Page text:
RMSE is calculated as the square root of mean square of errors (predicted minus observed flow). A perfect model would have no errors, and therefore RMSE = 0.

Reconstruction-Statistical Background

RMSE is calculated as the square root of mean square of errors (predicted minus observed flow). A perfect model would have no errors, and therefore RMSE = 0.

Reconstruction-Statistical Background

Mean Absolute Error (MAE) calculates the average absolute (no sign) difference between predicted and observed flows. It is displayed in original flow units and a perfect fit have MAE = 0.

MAE is similar in interpretation to RMSE and is the more intuitive of the two. Where RMSE handles negative values by squaring them, MAE simply applies the absolute value ||.

MAE is similar in interpretation to RMSE and is the more intuitive of the two. Where RMSE handles negative values by squaring them, MAE simply applies the absolute value ||.

Mean Error (ME) calculates the average error (predicted - observed). It is a measure of bias, if the model consistently over-predicts or under-predicts. Unbiased models have a ME near zero.

Mean Error should always be considered with other metrics because poor predictive models can have ME near zero if large positive and negative errors can cancel each other out.

Mean Error should always be considered with other metrics because poor predictive models can have ME near zero if large positive and negative errors can cancel each other out.

Validation is typically performed by splitting the observed record into a 'training' set and a 'validation' set. A model fit using the training set is then used to predict values in the witheld valdation set to simulate prediction errors outside the observed record.

'Split Sample' validation defines these training and validation sets explicitly when fitting the model.

'K-fold' cross-validation predicts part of the sample (typically 10%, referred to as 'k') and predicts using the remaining 90%. This is repeated k times until each point is predicted without being used in training.

Leave-One-Out is a commonly used method and is an extreme version of K-fold cross-validation, where each point is predicted using a model fit with all other data.

'Split Sample' validation defines these training and validation sets explicitly when fitting the model.

'K-fold' cross-validation predicts part of the sample (typically 10%, referred to as 'k') and predicts using the remaining 90%. This is repeated k times until each point is predicted without being used in training.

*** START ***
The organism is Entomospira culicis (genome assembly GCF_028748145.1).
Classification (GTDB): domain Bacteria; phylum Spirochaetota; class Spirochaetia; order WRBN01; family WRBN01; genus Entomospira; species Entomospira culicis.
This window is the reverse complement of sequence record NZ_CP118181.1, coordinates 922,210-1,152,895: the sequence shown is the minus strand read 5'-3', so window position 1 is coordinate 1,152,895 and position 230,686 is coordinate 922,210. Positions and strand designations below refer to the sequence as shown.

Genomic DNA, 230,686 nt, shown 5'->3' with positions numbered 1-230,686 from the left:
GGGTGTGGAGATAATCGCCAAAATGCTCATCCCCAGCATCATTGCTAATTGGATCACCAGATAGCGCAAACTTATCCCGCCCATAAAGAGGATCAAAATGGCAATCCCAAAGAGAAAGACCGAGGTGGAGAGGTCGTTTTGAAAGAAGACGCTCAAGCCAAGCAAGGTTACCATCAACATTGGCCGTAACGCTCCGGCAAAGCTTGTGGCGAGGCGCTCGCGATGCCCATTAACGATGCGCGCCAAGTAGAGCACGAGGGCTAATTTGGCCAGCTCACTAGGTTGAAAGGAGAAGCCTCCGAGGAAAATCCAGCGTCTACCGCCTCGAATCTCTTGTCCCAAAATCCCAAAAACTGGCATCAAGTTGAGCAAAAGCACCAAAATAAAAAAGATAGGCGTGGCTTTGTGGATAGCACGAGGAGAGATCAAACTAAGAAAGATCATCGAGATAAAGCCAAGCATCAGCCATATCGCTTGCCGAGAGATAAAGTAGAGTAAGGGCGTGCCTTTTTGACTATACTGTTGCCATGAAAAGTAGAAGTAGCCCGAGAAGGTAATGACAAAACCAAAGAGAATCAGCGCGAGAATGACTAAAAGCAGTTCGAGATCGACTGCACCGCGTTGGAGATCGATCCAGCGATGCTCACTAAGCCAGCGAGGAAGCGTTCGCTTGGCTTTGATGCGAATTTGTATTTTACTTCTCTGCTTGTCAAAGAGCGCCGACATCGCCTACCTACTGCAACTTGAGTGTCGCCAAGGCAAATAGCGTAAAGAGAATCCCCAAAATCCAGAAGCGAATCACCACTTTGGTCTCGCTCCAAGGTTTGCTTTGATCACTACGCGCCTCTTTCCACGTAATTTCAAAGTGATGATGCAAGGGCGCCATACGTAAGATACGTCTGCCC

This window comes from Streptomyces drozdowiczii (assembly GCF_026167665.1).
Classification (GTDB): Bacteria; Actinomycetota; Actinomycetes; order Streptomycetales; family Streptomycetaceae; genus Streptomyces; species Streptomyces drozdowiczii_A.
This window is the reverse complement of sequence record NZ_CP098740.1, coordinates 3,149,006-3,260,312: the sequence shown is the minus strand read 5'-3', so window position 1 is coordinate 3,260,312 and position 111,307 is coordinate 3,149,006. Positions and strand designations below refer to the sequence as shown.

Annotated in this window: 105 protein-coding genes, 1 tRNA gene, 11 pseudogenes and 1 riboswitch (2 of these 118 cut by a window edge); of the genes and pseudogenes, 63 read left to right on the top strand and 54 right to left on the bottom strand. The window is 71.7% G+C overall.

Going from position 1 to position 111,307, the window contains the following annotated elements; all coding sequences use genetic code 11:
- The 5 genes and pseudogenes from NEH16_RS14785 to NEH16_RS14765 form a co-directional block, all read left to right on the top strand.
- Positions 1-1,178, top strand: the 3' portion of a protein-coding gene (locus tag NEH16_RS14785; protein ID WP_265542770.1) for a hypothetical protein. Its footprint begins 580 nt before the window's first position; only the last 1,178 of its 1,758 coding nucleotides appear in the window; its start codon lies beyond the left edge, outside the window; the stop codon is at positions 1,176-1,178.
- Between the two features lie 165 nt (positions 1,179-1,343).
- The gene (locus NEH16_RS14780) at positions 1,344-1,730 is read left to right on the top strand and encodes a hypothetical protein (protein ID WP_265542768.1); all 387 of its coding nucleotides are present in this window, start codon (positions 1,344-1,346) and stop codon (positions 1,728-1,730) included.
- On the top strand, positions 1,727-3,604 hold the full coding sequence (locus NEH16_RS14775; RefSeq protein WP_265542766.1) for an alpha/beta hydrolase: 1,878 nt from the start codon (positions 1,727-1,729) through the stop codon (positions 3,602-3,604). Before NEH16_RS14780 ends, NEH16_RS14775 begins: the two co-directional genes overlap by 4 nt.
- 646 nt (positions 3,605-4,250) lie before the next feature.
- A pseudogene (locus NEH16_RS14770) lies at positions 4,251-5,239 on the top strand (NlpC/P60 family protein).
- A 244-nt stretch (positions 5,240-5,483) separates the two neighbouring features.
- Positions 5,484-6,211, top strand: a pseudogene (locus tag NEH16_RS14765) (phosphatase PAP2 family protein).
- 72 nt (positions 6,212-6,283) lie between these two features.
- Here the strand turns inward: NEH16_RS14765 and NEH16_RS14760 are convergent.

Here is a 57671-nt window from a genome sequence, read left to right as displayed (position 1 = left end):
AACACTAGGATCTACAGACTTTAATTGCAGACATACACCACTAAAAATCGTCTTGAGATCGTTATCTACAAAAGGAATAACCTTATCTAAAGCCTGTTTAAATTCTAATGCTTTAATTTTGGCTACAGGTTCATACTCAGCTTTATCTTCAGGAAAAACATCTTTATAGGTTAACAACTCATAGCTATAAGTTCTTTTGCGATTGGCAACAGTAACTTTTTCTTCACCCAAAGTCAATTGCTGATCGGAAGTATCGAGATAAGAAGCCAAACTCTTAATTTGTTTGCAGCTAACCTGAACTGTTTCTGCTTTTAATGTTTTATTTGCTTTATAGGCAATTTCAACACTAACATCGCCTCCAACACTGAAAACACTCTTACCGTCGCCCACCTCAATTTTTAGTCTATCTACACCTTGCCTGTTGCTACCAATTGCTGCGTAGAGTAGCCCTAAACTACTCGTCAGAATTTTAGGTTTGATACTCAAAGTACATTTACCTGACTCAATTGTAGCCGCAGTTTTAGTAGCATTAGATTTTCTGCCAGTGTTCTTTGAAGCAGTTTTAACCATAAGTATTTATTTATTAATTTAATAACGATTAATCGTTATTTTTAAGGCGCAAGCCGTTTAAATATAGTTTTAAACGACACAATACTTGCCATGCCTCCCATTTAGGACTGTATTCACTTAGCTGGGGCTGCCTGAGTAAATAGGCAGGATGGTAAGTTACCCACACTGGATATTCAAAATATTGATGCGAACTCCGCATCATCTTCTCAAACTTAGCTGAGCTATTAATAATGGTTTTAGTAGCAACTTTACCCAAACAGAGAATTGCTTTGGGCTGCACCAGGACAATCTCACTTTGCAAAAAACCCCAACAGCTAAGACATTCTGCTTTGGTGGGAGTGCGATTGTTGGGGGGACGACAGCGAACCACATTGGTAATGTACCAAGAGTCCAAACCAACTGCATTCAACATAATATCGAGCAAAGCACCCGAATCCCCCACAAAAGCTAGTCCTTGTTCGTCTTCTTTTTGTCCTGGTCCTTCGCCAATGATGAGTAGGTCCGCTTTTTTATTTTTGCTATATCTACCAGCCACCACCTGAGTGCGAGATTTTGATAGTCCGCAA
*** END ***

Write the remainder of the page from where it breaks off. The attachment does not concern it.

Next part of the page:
Leave-One-Out is a commonly used method and is an extreme version of K-fold cross-validation, where each point is predicted using a model fit with all other data.

To submit a new reconstruction, first download the template (Step 1). Then upload the completed template (Step 2). Please include as much metadata in the CSV file as possible, along with entering a name for the reconstruction and a valid email address so that we may contact in case of questions (Step 3). Finally, push Submit (Step 4).

We strongly recommend that the original files submitted to PaleoFlow be housed in a standard repository, such as the International Tree-Ring Data Bank (ITRDB).

Download a blank template and insert data. All submissions must use the template provided. A completed file is provided as an example.

Submitting...

Push submit when finished. You will receive confirmation on the next screen.

The PaleoFlow website was developed and is maintained by James Stagge in conjunction with the Ohio State University , the Utah State University Water Research Lab and the Wasatch Dendroclimatology Research Group . It was funded in part by Utah Mineral Lease funds.

When using the Reconstructed Streamflow Explorer for research or reference, please cite as follows:

All code for this application is available as a GitHub repository , made available under the MIT license. The repository is actively maintained, so we accept feature requests and code contributions submitted as pull requests.

Please direct any questions to James Stagge .